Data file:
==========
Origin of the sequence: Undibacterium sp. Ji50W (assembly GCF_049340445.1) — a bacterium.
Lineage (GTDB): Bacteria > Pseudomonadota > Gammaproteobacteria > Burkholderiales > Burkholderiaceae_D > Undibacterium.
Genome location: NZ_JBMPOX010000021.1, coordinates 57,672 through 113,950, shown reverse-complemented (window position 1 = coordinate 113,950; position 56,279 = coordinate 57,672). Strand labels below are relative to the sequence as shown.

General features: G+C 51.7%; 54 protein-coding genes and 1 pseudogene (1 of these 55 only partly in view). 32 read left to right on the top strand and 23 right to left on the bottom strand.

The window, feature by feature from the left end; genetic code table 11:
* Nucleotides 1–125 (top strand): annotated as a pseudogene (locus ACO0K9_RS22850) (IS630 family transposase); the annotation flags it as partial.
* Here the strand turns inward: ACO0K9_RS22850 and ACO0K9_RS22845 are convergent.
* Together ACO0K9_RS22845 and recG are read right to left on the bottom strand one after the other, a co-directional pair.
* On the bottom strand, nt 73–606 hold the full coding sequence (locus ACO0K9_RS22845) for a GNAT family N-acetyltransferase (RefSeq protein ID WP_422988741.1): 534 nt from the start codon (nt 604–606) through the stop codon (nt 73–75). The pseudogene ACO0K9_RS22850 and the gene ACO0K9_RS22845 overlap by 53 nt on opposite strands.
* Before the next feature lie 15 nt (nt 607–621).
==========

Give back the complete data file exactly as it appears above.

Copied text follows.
Origin of the sequence: Undibacterium sp. Ji50W (assembly GCF_049340445.1) — a bacterium.
Lineage (GTDB): Bacteria > Pseudomonadota > Gammaproteobacteria > Burkholderiales > Burkholderiaceae_D > Undibacterium.
Genome location: NZ_JBMPOX010000021.1, coordinates 57,672 through 113,950, shown reverse-complemented (window position 1 = coordinate 113,950; position 56,279 = coordinate 57,672). Strand labels below are relative to the sequence as shown.

General features: G+C 51.7%; 54 protein-coding genes and 1 pseudogene (1 of these 55 only partly in view). 32 read left to right on the top strand and 23 right to left on the bottom strand.

The window, feature by feature from the left end; genetic code table 11:
* Nucleotides 1–125 (top strand): annotated as a pseudogene (locus ACO0K9_RS22850) (IS630 family transposase); the annotation flags it as partial.
* Here the strand turns inward: ACO0K9_RS22850 and ACO0K9_RS22845 are convergent.
* Together ACO0K9_RS22845 and recG are read right to left on the bottom strand one after the other, a co-directional pair.
* On the bottom strand, nt 73–606 hold the full coding sequence (locus ACO0K9_RS22845) for a GNAT family N-acetyltransferase (RefSeq protein ID WP_422988741.1): 534 nt from the start codon (nt 604–606) through the stop codon (nt 73–75). The pseudogene ACO0K9_RS22850 and the gene ACO0K9_RS22845 overlap by 53 nt on opposite strands.
* Before the next feature lie 15 nt (nt 607–621).